Tuesday, December 21, 2010
Friday, April 16, 2010
Tuesday, March 16, 2010
Wednesday, March 3, 2010
So, the Obama administration has declassified part of the "cybersecurity" planning of the Bush administration.... the story hit slashdot, and here's my response.
I propose instead that we consult the results of the previous R&D work that has been active in this area since the 1960s, and learn the lessons of problems already solved. This is low risk (as we've already paid for it), high payoff.
Let's get capability based security into the hands of the masses. This will remove their machines from the threat pool. It would also allow those inside the government to manage security in a much more granular (and thus more effective) manner.
This can be fixed, and it doesn't require a high risk, just due diligence, and hard work.
Monday, January 4, 2010
It's not the Internet switching fabric that is the problem, it's the end nodes. None of our PCs is provably secure. It's highly likely it won't be by 2020 either, as it appears the money is going into the wrong places in research. Capability Based Security has been around since the 1980s, and yet it's not even being funded to try to get it ready for widespread use by 2020.Until the ends of the internet are secure, it's not going to be secure. It almost seems the money is always being spent in places where it won't really help the end user, but will allow more control by the authorities. (Or maybe I'm just a bit paranoid?)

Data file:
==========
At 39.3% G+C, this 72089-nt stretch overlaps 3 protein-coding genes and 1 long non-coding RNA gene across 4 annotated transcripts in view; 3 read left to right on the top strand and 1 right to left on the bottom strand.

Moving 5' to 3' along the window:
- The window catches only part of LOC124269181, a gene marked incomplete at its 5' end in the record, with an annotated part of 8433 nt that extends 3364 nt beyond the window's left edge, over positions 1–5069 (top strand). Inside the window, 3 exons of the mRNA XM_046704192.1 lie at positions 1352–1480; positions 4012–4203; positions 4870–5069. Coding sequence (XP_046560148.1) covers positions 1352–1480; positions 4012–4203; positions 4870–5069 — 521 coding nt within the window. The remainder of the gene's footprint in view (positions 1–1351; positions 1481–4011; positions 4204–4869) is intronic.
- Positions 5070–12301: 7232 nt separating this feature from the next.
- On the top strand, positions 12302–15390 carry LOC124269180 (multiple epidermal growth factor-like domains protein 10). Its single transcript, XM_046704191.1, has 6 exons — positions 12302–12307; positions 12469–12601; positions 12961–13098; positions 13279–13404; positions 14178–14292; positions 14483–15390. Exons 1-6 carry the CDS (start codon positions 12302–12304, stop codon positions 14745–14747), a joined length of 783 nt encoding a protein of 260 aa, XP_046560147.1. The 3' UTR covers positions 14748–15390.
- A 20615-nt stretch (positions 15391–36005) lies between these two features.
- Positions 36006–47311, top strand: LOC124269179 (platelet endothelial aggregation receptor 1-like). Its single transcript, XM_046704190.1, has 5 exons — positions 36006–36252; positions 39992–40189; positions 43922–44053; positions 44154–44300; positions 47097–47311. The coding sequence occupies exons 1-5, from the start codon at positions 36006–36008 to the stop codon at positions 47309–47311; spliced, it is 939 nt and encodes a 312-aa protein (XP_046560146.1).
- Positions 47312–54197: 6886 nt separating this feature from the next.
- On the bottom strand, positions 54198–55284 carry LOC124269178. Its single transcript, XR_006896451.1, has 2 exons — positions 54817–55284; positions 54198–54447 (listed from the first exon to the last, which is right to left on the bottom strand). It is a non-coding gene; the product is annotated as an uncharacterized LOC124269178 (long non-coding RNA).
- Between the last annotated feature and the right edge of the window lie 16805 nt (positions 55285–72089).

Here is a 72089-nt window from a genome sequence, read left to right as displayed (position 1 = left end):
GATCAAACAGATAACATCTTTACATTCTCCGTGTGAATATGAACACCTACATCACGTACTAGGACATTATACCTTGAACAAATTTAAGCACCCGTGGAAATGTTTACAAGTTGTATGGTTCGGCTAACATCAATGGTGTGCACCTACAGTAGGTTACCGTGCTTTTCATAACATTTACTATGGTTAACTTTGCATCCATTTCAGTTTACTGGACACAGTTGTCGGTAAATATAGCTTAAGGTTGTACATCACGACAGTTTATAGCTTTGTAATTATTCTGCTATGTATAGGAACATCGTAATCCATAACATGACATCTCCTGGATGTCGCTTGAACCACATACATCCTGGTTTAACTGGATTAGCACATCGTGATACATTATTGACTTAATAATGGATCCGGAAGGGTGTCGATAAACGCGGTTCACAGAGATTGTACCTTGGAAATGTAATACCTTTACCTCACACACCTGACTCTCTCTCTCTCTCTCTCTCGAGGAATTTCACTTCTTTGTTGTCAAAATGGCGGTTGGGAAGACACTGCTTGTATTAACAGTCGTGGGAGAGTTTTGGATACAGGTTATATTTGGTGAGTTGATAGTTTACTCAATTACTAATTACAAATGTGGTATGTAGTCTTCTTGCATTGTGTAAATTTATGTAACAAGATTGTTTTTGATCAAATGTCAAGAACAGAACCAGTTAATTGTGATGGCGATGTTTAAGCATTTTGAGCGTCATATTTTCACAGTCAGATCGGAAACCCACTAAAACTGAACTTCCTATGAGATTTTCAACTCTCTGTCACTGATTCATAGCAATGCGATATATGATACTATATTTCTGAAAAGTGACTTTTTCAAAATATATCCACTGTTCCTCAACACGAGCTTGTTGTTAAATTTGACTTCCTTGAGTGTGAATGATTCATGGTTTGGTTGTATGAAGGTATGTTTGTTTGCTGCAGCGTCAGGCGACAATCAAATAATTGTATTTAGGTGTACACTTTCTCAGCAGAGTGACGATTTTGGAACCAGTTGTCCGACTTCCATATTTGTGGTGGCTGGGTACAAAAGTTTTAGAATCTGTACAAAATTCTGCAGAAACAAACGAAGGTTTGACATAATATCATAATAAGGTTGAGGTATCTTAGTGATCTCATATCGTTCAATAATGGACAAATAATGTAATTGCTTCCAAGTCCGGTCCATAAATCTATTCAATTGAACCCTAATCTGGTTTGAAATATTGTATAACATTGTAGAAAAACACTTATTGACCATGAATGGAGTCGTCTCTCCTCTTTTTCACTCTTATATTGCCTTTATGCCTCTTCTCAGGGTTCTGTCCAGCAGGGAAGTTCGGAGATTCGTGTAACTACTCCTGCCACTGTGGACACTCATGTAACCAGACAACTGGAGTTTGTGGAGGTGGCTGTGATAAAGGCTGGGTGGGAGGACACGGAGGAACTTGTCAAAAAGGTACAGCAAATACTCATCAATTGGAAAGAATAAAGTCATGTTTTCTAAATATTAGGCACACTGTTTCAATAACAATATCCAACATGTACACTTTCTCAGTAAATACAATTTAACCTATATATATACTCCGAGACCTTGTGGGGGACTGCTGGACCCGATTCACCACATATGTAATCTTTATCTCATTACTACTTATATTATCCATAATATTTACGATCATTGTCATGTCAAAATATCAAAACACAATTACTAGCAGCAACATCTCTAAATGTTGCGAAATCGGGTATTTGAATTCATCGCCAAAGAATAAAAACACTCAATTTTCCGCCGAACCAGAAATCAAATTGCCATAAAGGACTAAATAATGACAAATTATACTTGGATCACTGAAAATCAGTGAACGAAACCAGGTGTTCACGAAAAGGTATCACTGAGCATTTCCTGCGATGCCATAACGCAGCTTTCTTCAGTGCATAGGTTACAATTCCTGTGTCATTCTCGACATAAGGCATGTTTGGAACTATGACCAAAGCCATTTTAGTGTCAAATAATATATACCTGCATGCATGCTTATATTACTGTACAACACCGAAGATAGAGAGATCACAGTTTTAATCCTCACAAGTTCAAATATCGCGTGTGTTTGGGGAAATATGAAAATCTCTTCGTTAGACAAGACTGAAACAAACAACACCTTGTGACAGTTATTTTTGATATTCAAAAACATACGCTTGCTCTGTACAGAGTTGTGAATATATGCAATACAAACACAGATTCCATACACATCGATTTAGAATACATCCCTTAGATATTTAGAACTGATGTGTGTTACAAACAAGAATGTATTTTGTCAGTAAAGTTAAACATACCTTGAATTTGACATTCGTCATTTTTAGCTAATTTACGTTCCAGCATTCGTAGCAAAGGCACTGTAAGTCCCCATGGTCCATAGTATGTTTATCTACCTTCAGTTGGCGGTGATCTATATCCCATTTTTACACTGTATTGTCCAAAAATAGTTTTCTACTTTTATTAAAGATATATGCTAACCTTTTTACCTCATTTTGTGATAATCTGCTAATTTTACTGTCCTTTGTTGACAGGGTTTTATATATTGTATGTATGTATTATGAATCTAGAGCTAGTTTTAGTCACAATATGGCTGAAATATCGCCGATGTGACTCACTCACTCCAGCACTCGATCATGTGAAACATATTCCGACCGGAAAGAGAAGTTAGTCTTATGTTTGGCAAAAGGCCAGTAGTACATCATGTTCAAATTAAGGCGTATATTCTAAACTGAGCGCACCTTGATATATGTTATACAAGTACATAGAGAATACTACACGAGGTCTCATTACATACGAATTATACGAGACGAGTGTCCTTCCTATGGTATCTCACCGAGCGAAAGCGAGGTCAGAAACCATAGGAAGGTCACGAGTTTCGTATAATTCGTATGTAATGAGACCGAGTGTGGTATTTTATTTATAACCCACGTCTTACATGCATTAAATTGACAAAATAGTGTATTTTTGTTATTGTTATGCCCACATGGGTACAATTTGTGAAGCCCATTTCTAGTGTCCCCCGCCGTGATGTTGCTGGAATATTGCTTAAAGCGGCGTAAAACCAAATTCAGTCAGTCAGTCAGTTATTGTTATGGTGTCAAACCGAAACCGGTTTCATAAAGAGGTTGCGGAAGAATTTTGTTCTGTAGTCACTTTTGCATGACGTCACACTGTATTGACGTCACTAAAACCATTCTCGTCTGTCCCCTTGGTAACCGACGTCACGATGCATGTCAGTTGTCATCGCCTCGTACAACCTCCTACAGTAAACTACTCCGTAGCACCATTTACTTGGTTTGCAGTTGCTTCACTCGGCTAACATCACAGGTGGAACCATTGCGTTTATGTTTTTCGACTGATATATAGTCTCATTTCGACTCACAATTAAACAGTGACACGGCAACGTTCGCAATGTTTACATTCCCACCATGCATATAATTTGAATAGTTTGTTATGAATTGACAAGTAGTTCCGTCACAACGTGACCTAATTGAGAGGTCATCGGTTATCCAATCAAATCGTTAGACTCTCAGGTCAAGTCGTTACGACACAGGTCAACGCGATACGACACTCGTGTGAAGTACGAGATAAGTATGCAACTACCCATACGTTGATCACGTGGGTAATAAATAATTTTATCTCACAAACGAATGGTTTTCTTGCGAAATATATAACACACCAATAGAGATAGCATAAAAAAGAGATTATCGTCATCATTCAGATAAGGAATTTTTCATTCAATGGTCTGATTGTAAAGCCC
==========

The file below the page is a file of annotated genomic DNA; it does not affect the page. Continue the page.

Capability Based Security hinges on the operating system being inviolate. The problem is programmable computers by their very nature offer the opportunity to reprogram the whole system. This is not a bad thing, because it allows the same device to be used in various different ways (Linux, Windows, OSX etc) - diving deeper, it allows more efficient software (patches) to be added to the system by anyone with the desire to accomplish some task, or make the system run more efficiently.With a capability based security system in place, OSs would collapse into one 'approved' version - and the general purpose nature of the computer would be lost (a game console would be the current model for such a system I would think).